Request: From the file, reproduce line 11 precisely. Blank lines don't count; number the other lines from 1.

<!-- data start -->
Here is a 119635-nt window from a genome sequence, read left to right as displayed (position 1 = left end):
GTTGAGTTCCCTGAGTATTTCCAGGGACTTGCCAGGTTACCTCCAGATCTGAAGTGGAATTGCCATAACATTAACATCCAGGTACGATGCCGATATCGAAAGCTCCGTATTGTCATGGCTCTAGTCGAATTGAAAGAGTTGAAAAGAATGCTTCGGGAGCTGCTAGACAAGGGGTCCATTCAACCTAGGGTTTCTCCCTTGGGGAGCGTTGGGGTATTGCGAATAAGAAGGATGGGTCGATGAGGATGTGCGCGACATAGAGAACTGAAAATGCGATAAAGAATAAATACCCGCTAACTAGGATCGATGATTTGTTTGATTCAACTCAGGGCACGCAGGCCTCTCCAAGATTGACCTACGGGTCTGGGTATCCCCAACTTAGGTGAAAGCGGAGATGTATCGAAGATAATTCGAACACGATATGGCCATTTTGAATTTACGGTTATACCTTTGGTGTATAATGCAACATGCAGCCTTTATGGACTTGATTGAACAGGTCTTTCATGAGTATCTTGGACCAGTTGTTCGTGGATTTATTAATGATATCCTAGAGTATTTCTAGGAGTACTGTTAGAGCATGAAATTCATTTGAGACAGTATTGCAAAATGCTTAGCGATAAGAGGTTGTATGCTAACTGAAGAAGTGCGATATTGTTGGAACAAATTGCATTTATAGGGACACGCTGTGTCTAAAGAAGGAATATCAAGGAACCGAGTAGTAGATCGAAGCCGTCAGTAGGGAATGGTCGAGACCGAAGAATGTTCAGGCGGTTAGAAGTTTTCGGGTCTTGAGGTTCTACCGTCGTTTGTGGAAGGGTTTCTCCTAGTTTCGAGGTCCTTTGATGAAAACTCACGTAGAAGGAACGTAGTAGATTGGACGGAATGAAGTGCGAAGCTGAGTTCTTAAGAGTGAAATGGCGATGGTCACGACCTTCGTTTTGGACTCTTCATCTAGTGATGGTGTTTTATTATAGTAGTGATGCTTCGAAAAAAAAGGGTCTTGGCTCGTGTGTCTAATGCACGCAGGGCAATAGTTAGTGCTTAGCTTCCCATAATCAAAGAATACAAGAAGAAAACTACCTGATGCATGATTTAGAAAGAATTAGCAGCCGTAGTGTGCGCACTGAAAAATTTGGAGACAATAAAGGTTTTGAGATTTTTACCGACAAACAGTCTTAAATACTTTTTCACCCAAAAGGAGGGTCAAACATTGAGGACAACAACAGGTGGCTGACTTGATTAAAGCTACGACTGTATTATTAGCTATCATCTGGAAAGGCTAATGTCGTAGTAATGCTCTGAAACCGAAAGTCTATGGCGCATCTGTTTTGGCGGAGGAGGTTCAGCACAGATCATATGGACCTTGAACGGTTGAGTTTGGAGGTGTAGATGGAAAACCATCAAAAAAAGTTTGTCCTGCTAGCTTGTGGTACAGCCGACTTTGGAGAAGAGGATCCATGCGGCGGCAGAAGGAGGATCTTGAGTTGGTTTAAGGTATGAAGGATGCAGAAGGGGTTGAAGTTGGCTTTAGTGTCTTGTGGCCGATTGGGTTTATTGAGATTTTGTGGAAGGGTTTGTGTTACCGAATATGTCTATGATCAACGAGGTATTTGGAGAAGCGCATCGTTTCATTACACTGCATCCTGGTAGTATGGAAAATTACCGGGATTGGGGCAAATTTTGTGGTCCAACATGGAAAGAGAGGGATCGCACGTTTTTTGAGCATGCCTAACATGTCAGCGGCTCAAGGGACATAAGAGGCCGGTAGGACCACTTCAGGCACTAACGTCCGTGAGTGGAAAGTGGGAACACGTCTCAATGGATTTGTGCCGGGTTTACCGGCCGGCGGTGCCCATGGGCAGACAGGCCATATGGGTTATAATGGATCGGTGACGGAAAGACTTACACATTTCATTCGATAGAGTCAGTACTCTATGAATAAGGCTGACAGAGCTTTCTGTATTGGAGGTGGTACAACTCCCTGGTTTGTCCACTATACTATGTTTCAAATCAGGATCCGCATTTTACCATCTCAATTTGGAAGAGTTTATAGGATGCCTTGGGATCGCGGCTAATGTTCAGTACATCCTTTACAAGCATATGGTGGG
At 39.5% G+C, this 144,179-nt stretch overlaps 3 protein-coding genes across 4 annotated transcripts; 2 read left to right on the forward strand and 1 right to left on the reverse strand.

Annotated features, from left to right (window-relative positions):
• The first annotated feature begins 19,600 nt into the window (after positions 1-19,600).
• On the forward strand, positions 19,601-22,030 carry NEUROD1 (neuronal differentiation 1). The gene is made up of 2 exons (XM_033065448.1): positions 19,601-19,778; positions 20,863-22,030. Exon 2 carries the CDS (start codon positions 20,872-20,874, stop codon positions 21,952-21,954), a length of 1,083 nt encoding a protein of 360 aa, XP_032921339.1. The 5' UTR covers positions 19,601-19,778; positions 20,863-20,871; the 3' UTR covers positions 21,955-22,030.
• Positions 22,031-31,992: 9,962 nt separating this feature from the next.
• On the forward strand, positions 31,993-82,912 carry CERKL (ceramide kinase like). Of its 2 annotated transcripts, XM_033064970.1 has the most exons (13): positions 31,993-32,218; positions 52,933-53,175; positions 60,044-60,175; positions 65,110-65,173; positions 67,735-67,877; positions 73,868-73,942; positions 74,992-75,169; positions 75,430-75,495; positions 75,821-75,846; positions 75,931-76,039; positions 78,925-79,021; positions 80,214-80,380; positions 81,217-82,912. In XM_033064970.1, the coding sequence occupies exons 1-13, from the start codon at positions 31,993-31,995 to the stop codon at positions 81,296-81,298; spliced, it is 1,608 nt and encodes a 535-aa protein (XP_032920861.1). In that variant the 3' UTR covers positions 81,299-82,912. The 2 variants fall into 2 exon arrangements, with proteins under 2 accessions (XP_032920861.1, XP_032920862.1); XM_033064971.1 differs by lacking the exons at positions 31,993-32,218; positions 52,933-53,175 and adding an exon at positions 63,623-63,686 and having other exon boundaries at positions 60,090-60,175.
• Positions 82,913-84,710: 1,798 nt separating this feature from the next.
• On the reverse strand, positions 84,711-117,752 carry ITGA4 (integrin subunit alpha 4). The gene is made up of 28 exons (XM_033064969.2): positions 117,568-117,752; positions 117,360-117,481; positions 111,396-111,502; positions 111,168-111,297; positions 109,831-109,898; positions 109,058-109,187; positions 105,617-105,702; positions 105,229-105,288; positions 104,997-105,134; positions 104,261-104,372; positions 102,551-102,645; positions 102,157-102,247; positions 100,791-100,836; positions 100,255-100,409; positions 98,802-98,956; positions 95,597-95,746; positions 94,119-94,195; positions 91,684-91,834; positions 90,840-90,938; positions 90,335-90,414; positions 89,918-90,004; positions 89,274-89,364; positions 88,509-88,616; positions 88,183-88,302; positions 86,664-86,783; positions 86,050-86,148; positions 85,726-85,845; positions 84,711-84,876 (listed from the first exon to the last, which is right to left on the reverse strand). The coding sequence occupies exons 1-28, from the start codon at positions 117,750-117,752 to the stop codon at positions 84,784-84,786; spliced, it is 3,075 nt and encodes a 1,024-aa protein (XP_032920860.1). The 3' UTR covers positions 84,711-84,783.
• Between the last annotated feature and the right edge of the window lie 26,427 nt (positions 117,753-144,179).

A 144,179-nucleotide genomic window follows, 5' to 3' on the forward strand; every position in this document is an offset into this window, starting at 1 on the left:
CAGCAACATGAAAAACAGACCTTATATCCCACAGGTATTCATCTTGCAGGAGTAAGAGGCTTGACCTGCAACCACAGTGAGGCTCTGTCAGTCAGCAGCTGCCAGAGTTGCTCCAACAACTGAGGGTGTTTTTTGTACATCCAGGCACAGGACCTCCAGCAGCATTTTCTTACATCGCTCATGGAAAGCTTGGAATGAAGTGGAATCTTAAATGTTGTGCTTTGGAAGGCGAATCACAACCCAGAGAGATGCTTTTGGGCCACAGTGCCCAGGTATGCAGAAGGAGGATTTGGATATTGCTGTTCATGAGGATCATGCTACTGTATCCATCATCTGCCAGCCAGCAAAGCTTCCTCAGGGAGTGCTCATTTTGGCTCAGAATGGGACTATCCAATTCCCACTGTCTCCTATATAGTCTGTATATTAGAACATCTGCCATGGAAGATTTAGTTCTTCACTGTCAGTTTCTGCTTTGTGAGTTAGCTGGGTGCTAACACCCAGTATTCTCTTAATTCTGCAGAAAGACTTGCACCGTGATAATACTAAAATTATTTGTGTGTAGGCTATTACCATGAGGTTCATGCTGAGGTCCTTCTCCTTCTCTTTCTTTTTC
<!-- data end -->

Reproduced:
• Between the last annotated feature and the right edge of the window lie 26,427 nt (positions 117,753-144,179).